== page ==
CHICAGO – The Coast Guard safely hoisted 4 persons from Lake Michigan in two separate, storm-related cases Sunday.
At approximately 5:25 p.m. EST, watchstanders in the Coast Guard Sector Lake Michigan command center in Milwaukee received a call, via Leelanau County 911, from a man stating that he and his 33-year-old brother were kayaking near the Manitou Islands in northern Michigan when a severe storm hit the area. He was able to transit to South Manitou Island before the storm hit, while his 33 year-old brother did not. The reporting source provided the Coast Guard with a last-known GPS location of his brother.
A watchstander issued an Urgent Marine Information Broadcast and notified Coast Guard Air Station Traverse City and Coast Guard Station Frankfort. After the storms passed, crews from both stations launched and commenced searching. In addition, the Coast Guard Cutter Alder, already underway, was diverted to assist in the search.
Meanwhile, watchstanders contacted the missing person’s cell phone carrier. Based on a last ping position, Coast Guard crews were able to design a search pattern.
The aircrew arrived on scene at about 8 p.m. and began a shoreline search of the islands as dusk was setting in. When they learned that the Cutter Alder arrived on scene and located the missing person’s empty kayak about one and a half miles northeast of South Manitou Island Gull Point, they diverted and continued to search in that area. Within a few minutes, they spotted the kayaker in the water, flashing a light.
A rescue swimmer was deployed to assess the man, who later stated he had been in the water for about six hours. The man was not injured, but was suffering from hypothermia and was wearing a life jacket. He was assisted into a rescue basket and hoisted up into the helicopter, taken back to the Air Station and transferred to awaiting EMS.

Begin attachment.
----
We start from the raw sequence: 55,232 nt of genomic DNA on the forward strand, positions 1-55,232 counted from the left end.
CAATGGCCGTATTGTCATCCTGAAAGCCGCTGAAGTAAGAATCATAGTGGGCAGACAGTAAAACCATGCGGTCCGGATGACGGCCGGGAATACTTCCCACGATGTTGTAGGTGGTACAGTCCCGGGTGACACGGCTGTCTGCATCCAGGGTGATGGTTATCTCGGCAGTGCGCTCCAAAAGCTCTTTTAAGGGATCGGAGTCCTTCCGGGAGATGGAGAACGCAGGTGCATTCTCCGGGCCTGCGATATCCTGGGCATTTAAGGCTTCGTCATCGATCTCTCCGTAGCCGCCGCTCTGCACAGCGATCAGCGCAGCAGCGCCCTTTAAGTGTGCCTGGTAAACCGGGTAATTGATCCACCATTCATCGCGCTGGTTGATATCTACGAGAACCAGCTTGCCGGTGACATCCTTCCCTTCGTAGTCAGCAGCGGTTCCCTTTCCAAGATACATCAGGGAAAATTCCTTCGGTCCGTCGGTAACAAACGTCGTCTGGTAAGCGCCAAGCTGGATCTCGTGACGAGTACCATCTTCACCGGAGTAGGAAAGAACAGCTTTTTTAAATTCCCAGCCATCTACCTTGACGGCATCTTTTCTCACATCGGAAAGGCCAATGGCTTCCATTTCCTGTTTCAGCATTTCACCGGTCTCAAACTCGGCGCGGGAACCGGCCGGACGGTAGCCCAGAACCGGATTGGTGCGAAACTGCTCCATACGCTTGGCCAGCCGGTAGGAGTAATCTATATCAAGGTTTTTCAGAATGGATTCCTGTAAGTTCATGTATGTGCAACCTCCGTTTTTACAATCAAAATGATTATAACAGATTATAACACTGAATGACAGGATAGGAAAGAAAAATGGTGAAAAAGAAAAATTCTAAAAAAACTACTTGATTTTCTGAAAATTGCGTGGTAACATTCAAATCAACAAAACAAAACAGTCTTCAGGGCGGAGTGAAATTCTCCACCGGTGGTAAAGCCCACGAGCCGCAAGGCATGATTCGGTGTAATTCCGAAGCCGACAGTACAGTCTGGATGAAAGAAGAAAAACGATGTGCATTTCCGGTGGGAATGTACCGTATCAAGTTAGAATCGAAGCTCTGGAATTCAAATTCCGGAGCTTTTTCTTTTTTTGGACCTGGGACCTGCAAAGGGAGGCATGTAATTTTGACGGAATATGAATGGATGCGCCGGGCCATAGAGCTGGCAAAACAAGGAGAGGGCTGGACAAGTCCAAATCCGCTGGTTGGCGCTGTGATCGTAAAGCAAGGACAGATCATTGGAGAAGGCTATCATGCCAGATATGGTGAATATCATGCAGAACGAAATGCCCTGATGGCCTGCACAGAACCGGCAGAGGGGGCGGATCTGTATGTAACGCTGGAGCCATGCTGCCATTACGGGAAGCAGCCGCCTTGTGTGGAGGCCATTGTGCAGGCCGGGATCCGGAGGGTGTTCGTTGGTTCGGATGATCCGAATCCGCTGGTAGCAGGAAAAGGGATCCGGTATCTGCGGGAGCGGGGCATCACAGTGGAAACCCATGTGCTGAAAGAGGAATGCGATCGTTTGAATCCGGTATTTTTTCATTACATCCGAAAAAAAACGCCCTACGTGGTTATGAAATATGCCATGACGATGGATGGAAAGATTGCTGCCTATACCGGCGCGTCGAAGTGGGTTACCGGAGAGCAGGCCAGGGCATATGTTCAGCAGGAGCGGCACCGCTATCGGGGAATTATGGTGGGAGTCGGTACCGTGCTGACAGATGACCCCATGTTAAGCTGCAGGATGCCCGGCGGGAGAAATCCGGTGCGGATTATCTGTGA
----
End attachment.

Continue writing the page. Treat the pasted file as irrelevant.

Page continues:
The boat crew from Station Frankfort arrived at South Manitou Island to transport the other brother back to the station, along with the two kayaks.
The Coast Guard reminds those recreating on the waters to always check weather conditions and the forecast prior to setting out, and to keep an eye on the sky at all times. In addition, always wear a life jacket and carry a signaling device to increase your chances of being seen and rescued should you run into trouble.
“The fact that the individual was wearing a life jacket absolutely increased his ability to survive the storm and cold water temperatures, commented Capt. Amy Cocanour, commander of Coast Guard Sector Lake Michigan. “Additionally, his brother was able to provide the Coast Guard with GPS locations to reduce our search area, and the individual had a signaling device to get the helicopter’s attention. This rescue serves as a reminder that boaters should always be prepared for the worst situation, including checking the weather prior to setting out.”
In another case, in central Michigan, three people were hoisted by an aircrew from Coast Guard Air Facility Muskegon after their 28-foot recreational boat became disabled as yesterday’s storm front was approaching.
The three individuals were about a half-mile south of Little Sable Point, south of Ludington. Although their vessel was anchored, they were drifting toward sandbars. Coast Guard Station Ludington and the local police marine unit were unable to launch due to the 6-8 feet seas.
The Air Station crew arrived on scene at about 4:30 p.m. and safely hoisted the three people and transported them to Muskegan Airport.
The vessel later sank. Plans were being made today to salvage the vessel.
These two cases were among 17 storm-related throughout the Lake Michigan region to which the Coast Guard responded Sunday afternoon and Sunday evening. Local agencies and good Samaritans assisted in the responses.